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Simplistic characterizations and an underwhelming visual design replace all the elements that work about the series
FANTASTIC FOUR (Josh Trank). 100 minutes. Opens Friday (August 7). See listings. Rating: NN
The Fantastic Four, Marvel’s first superhero team, has proven very difficult to launch as a movie franchise. That’s because they are inherently silly characters – a stretchy genius, his vanishing wife, her brother the human torch and their friend the rock-man – and they’re out of step with the new, realist treatment currently in vogue for superheroes.
Previous attempts have been clunky. Roger Corman’s cheap-ass foam-rubber production in the early 90s was made solely so his New Concorde studio could hang onto the property for a few more years – the same strategy, oddly enough, that brings us to this latest reboot of the franchise from 20th Century Fox after two considerably more ambitious features in 2005 and 2007.
Those movies were more expensive than Corman’s – and actually played in theatres! – but other than Chris Evans’s gleeful smartassery as the Human Torch, there wasn’t much about them that worked. So I can understand why Fox, intent on holding onto as many Marvel characters as possible, would hand the Four to a wild talent like Josh Trank, especially after his knockout first feature, Chronicle. A fresh director meant a fresh start.
And say what you will about Trank’s F4, but it’s unquestionably his vision. A darker, body-horror-driven vision that puts Marvel’s “Ultimates” version of the characters – Younger! Sexier! Angstier! – through Cronenbergian contortions, unravelling the mythology of our heroes and their greatest adversary to knit them back together in a new form.
Reed Richards (Whiplash’s Miles Teller) and Ben Grimm (Jamie Bell) are Long Island teens whose science-fair teleportation project brings them to the notice of Franklin Storm (The Wire’s Reg E. Cathey), an expert in the field who introduces them to his daughter Sue (Kate Mara) and some arrogant douche named Victor Von Doom (Toby Kebbell). Franklin’s rebellious son Johnny (Michael B. Jordan) also ends up working on the trans-dimensional project, and accompanies Reed, Ben and Victor into another dimension during a drunken flight test – which finds three of the four flung back home with new, weird powers, and exposes Sue to the same radiation.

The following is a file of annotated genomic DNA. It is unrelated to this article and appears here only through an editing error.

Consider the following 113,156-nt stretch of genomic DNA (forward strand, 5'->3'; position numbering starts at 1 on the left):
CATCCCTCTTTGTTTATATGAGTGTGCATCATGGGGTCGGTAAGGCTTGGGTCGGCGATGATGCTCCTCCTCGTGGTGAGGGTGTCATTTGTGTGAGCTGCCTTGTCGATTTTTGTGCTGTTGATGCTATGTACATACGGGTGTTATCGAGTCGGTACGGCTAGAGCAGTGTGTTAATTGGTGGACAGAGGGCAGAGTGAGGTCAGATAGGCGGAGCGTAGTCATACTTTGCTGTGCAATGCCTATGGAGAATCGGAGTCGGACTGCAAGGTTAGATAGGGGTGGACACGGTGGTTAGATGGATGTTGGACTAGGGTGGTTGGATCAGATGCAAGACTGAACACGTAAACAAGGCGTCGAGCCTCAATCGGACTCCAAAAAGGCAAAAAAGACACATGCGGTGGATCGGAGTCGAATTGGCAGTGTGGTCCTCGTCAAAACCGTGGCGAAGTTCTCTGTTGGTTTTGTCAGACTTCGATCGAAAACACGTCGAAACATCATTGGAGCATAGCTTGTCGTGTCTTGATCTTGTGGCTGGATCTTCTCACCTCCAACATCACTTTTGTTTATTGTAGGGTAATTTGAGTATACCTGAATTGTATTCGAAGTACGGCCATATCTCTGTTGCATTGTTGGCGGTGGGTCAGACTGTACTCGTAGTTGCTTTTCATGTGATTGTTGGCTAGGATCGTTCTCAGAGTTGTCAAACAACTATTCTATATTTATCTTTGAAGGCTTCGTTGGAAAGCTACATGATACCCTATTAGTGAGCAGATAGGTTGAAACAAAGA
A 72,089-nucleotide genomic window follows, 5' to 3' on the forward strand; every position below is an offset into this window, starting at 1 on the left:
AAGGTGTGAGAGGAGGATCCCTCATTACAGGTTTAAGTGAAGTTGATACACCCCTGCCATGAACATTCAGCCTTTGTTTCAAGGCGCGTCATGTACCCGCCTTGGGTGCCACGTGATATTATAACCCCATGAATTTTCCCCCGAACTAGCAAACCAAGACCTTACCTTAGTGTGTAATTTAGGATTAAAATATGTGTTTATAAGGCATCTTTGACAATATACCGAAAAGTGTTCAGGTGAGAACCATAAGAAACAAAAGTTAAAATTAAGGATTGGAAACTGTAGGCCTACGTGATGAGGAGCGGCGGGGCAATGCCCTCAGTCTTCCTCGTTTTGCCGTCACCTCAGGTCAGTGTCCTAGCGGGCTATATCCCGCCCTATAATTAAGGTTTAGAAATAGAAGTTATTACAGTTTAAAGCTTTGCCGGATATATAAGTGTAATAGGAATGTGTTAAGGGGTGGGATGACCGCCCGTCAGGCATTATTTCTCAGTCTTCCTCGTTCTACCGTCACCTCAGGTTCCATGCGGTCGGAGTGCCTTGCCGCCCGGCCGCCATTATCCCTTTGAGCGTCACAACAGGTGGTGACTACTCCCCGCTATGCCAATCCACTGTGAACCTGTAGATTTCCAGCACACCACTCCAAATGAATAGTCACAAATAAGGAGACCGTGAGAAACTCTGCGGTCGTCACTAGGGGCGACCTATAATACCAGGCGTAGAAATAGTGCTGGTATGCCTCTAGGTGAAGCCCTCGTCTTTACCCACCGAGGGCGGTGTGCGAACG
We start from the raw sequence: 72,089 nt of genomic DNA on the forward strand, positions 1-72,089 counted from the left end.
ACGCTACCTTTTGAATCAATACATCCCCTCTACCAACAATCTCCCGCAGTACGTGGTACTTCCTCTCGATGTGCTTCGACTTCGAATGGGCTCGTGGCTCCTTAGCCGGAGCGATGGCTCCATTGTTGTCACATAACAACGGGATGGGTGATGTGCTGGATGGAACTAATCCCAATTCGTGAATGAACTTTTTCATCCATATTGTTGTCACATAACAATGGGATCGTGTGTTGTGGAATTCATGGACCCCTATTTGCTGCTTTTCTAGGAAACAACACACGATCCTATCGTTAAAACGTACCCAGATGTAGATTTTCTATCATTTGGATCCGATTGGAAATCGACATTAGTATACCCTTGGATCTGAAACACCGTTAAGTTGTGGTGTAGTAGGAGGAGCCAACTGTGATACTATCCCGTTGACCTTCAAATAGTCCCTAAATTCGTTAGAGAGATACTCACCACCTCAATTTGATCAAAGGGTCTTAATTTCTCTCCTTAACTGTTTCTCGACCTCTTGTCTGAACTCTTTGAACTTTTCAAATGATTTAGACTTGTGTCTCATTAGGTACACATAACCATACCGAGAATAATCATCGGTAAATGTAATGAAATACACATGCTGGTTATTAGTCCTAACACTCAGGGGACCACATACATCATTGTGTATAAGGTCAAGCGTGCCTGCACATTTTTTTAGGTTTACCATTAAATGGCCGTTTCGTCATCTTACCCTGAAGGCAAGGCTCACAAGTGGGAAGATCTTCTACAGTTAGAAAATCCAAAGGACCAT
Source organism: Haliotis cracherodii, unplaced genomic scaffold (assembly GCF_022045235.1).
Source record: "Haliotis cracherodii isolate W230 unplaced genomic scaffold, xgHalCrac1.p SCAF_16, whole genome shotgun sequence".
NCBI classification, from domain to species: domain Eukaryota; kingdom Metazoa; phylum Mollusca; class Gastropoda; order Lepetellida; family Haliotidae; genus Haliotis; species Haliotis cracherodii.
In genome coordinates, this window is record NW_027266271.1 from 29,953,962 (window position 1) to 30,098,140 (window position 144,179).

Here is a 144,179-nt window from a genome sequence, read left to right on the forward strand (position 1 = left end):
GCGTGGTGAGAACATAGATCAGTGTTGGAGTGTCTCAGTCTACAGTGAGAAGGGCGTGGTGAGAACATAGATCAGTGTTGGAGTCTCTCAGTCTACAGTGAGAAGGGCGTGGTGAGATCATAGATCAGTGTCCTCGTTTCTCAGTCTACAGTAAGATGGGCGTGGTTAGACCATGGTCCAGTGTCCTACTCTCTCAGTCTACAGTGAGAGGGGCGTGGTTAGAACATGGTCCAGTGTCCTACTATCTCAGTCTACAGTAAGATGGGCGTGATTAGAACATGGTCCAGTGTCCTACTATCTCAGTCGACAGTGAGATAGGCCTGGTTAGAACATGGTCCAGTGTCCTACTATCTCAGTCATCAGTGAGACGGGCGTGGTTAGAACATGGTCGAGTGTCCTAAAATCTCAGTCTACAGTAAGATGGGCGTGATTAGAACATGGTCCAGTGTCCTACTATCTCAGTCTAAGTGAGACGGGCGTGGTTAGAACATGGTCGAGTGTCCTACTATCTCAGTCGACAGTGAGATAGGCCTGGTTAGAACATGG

If you’re already saying “Wait, what?,” you’re not alone. But I was willing to go along with this radical reinterpretation of the Fantastic Four’s very simple origin story, provided Trank and his co-writers Simon Kinberg and Jeremy Slater took it somewhere interesting.
The thing is, they don’t. They just shuffle the characters around at different levels of anger and confusion until one of the producers realizes that almost nothing has happened for an hour and a quarter, and the genre demands a super-fight. And then the movie lurches clumsily into its final movement, a great big pointless Earth-in-the-balance conflict that barely has time to register before it’s resolved.
Fantastic Four manages to tell a story about its characters without ever once feeling like it’s derived from a comic book. This wouldn’t necessarily be a bad thing. Christopher Nolan’s Batman movies are very much their own entity. But where Nolan found a way to introduce Bruce Wayne into our world, Trank doesn’t do anything of the sort. His movie uses the iconography of the Fantastic Four comics in its establishing movement, and then abandons it for bland, undeveloped settings that contain bland, undeveloped characters. (Why show us the Baxter Building, then abandon it entirely?)
Worse, Trank’s movie takes everything that works about its property – the cranky-but-unbreakable family dynamic, the gee-whiz sci-fi spectacle, the complicated mixture of joy and sorrow that balances the team’s transformations and even Doctor Doom’s plosive purple pomposity – and shelves it in favour of simplistic characterizations and an underwhelming visual design. The whole movie looks like granite except, ironically, for its rock-man: the digitally realized Thing looks very convincingly like a moving, talking pile of orange rocks, and not at all like, say, Michael Chiklis in a bodysuit.
The actors do the best with what they’re given, which means that Teller puts a nicely oblivious spin on brainy Reed, Jordan grounds Johnny’s temper in a rebellious streak and Mara gives Sue a more independent personality than the character has previously been allowed. (She likes Portishead now.) And Kebbell makes a decent Von Doom, though he – like Jamie Bell – ultimately winds up voicing a less interesting CG version of himself.
The best thing I can say about this version of Fantastic Four is that it ends up in a kinda-sorta interesting place, with the team positioned for a proper adventure next time around. It would have been nice if they’d had one this time.
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